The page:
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April shepherds in my best-loved literary celebration; Poetry Month! Despite its recent birth in 1996 as an official American month-long observance, poetry has been around from the dawn of time. For as long as there was love, the poets dreamed. Poetry has seen its favoritism ebb and flow with the last golden era was at the turn of the previous century. Since then there have a been a smattering of famous poets to arise.  So this month begins a new series of some of my favorite poems from the Victorian and Edwardian era. Though given my love for the format, I could easily transcribe these works for the entire month, but I think poetry is best served in small doses to really savor the conveyance, the craft, and the flow of beautifully paired words.

Sikh Priest Reading the Grunth, Umritsar, from 'India Ancient and Modern', 1867 (Colour Litho) Giclee PrintRudyard Kipling surpasses Edgar Allen Poe with the smallest of margins as my most adored poet and author. He was born into British or Colonial India in mid 1800s. He presents a more exotic perspective of Victorian history away from the typical London or English rural scenes. Rudyard Kipling may best be remembered for The Jungle Book or Gunga Din, but I prefer his lesser known prose. Below is one of the best examples of this. Kipling took inspiration from the biblical reference Ecclesiastes 7:28 “one man in a thousand I have found.” It speaks of friendship and its unwavering loyalty.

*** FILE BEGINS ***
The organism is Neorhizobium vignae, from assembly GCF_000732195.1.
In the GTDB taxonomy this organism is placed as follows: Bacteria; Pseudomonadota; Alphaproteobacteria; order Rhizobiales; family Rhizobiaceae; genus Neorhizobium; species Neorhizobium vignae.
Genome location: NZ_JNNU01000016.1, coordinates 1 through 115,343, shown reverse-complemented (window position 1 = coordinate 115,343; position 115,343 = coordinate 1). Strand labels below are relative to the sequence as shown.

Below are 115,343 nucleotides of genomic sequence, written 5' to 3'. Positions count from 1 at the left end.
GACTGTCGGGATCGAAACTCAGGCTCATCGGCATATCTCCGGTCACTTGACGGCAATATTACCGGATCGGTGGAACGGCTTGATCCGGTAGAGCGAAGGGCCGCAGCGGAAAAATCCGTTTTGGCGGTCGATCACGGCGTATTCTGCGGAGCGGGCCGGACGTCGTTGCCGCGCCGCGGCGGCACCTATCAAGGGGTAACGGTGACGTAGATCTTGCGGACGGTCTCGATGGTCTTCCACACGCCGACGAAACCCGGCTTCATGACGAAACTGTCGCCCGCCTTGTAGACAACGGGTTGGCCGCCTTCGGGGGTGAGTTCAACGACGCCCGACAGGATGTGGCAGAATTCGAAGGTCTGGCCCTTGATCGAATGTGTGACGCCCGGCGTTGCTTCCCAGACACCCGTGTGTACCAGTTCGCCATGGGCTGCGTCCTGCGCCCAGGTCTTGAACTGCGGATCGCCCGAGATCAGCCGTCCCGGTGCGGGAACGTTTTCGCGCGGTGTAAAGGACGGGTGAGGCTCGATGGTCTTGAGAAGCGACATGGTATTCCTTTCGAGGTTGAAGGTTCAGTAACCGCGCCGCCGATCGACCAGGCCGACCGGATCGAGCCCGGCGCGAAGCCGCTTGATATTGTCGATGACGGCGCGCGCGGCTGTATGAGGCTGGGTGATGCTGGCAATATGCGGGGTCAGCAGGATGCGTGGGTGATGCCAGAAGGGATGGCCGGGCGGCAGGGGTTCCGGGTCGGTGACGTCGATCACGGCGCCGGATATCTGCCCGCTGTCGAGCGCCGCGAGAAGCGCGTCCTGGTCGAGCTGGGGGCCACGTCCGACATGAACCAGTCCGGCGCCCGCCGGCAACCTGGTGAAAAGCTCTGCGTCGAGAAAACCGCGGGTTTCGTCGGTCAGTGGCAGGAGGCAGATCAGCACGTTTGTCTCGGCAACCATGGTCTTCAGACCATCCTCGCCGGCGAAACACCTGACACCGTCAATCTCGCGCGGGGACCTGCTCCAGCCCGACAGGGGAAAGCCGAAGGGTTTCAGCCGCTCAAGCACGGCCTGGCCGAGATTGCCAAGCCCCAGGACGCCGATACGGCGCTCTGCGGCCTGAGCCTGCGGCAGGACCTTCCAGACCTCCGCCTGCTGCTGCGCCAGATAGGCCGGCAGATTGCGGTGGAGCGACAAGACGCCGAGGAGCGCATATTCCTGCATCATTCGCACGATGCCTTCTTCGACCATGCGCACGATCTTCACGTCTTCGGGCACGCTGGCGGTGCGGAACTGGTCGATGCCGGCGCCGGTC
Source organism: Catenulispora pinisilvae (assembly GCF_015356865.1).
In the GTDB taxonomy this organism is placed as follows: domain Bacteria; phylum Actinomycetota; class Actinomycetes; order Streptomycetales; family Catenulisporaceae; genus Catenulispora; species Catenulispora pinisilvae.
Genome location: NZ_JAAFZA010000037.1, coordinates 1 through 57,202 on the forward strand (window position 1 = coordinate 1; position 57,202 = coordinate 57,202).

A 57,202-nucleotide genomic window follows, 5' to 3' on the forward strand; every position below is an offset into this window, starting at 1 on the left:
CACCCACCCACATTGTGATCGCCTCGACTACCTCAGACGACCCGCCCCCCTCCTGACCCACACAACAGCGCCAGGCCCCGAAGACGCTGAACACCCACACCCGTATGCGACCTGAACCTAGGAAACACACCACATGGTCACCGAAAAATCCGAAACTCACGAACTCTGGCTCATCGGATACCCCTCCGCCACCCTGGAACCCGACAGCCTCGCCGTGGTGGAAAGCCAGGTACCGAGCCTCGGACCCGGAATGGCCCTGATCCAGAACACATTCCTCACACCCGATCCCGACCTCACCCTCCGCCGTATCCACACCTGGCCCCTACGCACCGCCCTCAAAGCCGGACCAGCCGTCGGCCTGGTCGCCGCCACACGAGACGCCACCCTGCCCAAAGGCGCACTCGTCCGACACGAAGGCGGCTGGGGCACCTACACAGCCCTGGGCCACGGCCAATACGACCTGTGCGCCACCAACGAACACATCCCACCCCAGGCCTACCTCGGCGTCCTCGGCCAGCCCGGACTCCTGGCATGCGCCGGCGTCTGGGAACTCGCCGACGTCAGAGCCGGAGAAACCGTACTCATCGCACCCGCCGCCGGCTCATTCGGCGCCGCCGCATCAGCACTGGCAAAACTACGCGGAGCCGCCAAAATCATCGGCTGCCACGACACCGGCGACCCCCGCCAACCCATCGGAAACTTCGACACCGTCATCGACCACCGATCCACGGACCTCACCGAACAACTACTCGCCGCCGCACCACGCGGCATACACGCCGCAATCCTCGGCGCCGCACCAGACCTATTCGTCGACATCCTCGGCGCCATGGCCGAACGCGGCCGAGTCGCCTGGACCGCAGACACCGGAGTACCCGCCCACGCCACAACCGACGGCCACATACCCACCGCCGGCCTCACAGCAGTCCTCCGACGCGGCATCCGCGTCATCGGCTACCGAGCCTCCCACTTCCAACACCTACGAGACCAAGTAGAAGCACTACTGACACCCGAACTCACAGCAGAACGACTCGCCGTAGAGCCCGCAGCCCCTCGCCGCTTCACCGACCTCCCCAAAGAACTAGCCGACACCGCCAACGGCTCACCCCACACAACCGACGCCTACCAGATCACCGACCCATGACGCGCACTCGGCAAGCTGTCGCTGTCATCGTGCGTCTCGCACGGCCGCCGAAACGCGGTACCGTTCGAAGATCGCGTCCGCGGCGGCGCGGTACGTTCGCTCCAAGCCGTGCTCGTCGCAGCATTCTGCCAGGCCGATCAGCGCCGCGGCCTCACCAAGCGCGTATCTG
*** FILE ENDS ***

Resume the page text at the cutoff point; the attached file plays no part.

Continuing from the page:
The Thousandth Man by Rudyard Kipling, 1910

One man in a thousand, Solomon says,

Will stick more close than a brother.

And it’s worth while seeking him half your days

If you find him before the other.

Nine hundred and ninety-nine depend

On what the world see in you.

But the Thousandth Man will stand your friend

With the whole round world agin you.

Tis neither promise nor prayer no show

Will settle the finding for ‘ee.

Nine hundred and ninety-nine of ‘em go

By your looks, or your acts, or your glory,

But if he finds you and you find him,

The rest of the world don’t matter;

For the Thousandth Man will sink or swim

With you in any water.

You can use his purse with no more talk

Than he uses yours for his spendings,

And laugh and meet in your daily walk

As though there had been no lendings.

Nine hundred and ninety-nine of ‘em call

For silver and gold in their dealings;

But the Thousandth Man he’s worth ‘em all,

Because you can show him your feelings.

His wrong’s your wrong, and his right’s your right,

In season or out of season.

Stand up and back it in all men’s sight—

With that for your only reason!

Nine hundred and ninety-nine can’t bide

The shame or mocking or laughter,

But the Thousandth Man will stand by your side

To the gallows-foot—and after!